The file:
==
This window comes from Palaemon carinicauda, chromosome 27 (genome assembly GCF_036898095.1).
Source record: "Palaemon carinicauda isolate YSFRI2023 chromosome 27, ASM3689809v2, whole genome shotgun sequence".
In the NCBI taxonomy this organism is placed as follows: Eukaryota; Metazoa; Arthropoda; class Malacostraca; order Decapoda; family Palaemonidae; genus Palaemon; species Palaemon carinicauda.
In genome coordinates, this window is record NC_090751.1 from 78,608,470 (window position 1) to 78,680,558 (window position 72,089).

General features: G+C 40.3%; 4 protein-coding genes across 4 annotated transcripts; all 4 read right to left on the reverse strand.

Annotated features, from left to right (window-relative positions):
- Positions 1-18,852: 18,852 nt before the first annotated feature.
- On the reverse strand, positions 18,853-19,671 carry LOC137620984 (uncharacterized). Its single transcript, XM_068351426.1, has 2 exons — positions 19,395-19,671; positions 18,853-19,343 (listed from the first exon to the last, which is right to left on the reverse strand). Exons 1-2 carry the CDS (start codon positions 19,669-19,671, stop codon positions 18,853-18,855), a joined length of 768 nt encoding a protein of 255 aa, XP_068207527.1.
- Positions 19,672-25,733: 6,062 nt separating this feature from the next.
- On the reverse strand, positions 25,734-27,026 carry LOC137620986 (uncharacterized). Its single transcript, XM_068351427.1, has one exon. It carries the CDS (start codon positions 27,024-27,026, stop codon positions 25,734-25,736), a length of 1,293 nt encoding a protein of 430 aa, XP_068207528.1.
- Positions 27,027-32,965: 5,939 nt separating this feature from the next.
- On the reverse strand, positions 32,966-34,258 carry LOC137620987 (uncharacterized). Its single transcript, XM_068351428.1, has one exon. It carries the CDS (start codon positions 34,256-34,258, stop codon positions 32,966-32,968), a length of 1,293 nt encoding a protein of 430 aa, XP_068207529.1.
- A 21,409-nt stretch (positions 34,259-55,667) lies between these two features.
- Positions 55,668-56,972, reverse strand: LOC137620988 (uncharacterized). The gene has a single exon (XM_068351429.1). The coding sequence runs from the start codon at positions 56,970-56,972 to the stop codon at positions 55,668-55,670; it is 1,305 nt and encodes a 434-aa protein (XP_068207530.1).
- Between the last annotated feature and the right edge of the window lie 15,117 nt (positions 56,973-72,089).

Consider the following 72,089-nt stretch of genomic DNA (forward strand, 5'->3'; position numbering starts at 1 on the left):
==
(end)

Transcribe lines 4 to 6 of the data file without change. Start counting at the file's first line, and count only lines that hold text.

In genome coordinates, this window is record NC_090751.1 from 78,608,470 (window position 1) to 78,680,558 (window position 72,089).

General features: G+C 40.3%; 4 protein-coding genes across 4 annotated transcripts; all 4 read right to left on the reverse strand.

Annotated features, from left to right (window-relative positions):